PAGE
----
Freeman, Wagner Win Pursuit Titles

FasterSkierJanuary 11, 2006

SOLDIER HOLLOW, Utah (Jan. 10) – Olympians Kris Freeman (Andover, NH) and Wendy Wagner (Park City, UT) took early leads Tuesday and led all the way to win the final events of the U.S. Cross Country Championships – the men’s 30K and women’s 20K pursuits – at sunny Soldier Hollow. Wagner overcame an equipment malfunction midway through the race.

It was the second gold medal of the week – and fifth of his career – for Freeman, who took the 10K classic technique race Saturday. Wagner collected her fifth national title.

Freeman, a diabetic who is healthy this season being hobbled a year ago by viral problems, followed his game plan to win in 1:15.54.4. Andrew Johnson (Greensboro, VT), the pursuit champion a year ago, took the silver medal in 1:16.23.9 while James Southam (Anchorage, AK) completed the podium in 1:17.20.5.

“I enjoyed racing today and the other days I didn’t, and that’s the difference when you’re on and you’re off. Andrew’s skiing well, James in skiing well and I’m sure we’re going to have a great Olympics,” Freeman said.

’02 Olympic trails similar to ’06 trails
He won Saturday in the 15K classic race but said he didn’t have the snap he wanted, so he skipped Sunday’s 10K, which was won by Southam, and the day of rest paid off with his pursuit victory. He likened the Soldier Hollow course to the Olympic tracks in Pragelato next month. “These trails are very, very similar to Pragelato – and the exact same altitude; the only difference is there’s more humidity in Pragelato, but I like that so it’s all right…

“My plan for today was the attack from the start and that’s what I did. I just wanted to ski off the front and be in control of the race.”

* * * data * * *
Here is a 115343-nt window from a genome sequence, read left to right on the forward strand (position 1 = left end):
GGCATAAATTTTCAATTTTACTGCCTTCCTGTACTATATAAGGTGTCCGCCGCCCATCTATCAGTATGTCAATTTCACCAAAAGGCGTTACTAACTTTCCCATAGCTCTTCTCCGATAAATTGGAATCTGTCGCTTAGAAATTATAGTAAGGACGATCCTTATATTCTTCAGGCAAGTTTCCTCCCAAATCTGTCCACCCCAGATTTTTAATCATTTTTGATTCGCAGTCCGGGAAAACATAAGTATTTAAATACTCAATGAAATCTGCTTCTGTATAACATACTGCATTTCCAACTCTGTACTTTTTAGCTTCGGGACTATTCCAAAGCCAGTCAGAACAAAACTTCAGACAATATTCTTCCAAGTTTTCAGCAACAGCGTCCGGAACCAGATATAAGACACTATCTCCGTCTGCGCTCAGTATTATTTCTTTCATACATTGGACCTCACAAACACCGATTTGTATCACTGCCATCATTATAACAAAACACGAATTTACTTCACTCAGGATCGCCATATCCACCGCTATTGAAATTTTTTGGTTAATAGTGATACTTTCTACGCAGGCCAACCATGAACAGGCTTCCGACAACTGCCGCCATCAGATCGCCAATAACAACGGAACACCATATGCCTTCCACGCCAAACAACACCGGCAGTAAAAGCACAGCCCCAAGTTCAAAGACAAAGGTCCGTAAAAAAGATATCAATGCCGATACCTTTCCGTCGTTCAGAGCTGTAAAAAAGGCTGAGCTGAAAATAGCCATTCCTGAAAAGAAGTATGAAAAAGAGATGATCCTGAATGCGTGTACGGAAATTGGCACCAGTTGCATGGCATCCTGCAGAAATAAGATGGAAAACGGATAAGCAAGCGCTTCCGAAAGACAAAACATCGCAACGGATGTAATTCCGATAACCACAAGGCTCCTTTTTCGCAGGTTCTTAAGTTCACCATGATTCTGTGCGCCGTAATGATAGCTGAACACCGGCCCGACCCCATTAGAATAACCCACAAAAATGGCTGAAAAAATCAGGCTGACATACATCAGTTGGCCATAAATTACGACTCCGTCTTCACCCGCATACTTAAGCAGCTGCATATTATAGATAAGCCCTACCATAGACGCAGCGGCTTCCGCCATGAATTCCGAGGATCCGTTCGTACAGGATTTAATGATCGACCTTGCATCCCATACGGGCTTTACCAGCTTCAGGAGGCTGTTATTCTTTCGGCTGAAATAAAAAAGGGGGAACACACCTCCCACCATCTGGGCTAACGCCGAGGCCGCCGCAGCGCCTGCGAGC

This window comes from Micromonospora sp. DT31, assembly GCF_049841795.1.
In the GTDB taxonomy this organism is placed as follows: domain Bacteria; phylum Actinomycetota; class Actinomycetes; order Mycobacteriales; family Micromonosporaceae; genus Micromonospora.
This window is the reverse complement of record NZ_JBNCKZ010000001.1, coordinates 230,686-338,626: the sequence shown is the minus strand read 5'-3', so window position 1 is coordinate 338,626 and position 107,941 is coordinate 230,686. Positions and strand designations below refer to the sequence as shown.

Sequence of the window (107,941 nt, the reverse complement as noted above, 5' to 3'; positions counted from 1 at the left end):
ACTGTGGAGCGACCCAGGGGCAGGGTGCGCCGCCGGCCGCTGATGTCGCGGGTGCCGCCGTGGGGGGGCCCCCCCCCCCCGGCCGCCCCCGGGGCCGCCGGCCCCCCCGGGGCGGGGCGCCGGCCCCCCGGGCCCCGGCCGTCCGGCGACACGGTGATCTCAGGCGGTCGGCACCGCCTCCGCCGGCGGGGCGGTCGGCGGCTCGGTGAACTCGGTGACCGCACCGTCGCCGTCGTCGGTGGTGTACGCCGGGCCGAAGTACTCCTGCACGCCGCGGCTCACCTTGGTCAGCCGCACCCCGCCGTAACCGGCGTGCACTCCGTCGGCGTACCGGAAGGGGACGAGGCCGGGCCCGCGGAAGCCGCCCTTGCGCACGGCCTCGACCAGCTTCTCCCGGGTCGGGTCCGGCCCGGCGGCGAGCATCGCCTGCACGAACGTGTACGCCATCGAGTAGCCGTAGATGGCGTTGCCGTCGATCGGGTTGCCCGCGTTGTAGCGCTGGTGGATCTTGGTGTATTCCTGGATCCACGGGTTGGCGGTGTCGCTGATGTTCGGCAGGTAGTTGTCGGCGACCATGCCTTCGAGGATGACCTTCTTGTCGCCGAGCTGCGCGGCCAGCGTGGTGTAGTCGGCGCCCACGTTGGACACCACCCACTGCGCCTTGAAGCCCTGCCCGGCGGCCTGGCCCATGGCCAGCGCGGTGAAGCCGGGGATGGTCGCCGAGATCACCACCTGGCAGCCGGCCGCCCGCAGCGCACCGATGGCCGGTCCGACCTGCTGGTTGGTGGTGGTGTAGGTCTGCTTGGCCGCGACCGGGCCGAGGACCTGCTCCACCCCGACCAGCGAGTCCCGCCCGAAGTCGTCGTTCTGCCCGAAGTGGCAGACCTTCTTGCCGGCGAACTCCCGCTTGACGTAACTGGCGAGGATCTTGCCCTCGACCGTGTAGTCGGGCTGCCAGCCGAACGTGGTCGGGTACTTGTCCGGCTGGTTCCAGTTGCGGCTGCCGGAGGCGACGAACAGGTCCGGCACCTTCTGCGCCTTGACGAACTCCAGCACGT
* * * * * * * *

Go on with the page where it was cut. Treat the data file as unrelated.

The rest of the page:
Wagner, who best previous result was fourth last Thursday in the 1.3K freestyle sprint, finished in 1:01.57.1 after overcoming a lost ski midway through the race. Northern Michigan University senior Lindsay Weier, an Olympian teammate in 2002, as silver medalist (1:03.13.6). Abi Larson (Bozeman, MT), who appeared to have clinched an Olympic berth with Wagner as nationals got underway after they both had top-30 results in World Cup races in Canada before Christmas, was bronze medalist in 1:03.15.1.

In the pursuits, skiers race in classic technique, then pull into a “pit stop” and change into skating skis and poles. However, as Wagner headed back onto the course, her right ski popped off because she hadn’t closed the toe-binding and she had to retrieve it, get back into the binding and try to resume her quick tempo. Fortunately, she had enough of a lead that no one was able to gain appreciably on her.

“I had to dive on my stomach” to catch the ski, she said with a grin. “The ski was going across the snow and I was going to have to dive on it and chase it across the snow for 10 meters. I dove on it, put it on and lost a few seconds.”

Quick refocusing pays off for “Wags”
However, she said, she didn’t “fret” too long about the situation because that would have cost her even more time. She refocused and resumed the lead…and came in unchallenged. With her dad and boyfriend cheering – “my mom thinks she’s bad luck, so she wouldn’t come down,” Wagner laughed, the win was especially sweet because of all the support she’s received from local donors so she could reach her second Olympics.

“I really, really wanted to win for everybody in the community that’s helped me out,” said Wagner, who plans to retire from World Cup skiing after this season. “I wanted to show them, y'know, their money was going to a good place and I’m gonna do the best I can with it. I’m really, really happy to win this championship for that reason…

“I heard so many cheers out on the course. I was smiling from the bridge [last 300 meters] in, I was ao happy when everyone was cheering. This is really neat to win at Soldier Hollow in front of everybody who’s supported me, not just my hometown but people have actually helping me out, and that’s huge.”

The Olympic Team of up to 16 skiers, no more than eight of one gender, will be announced Jan. 17.

Source: USSA


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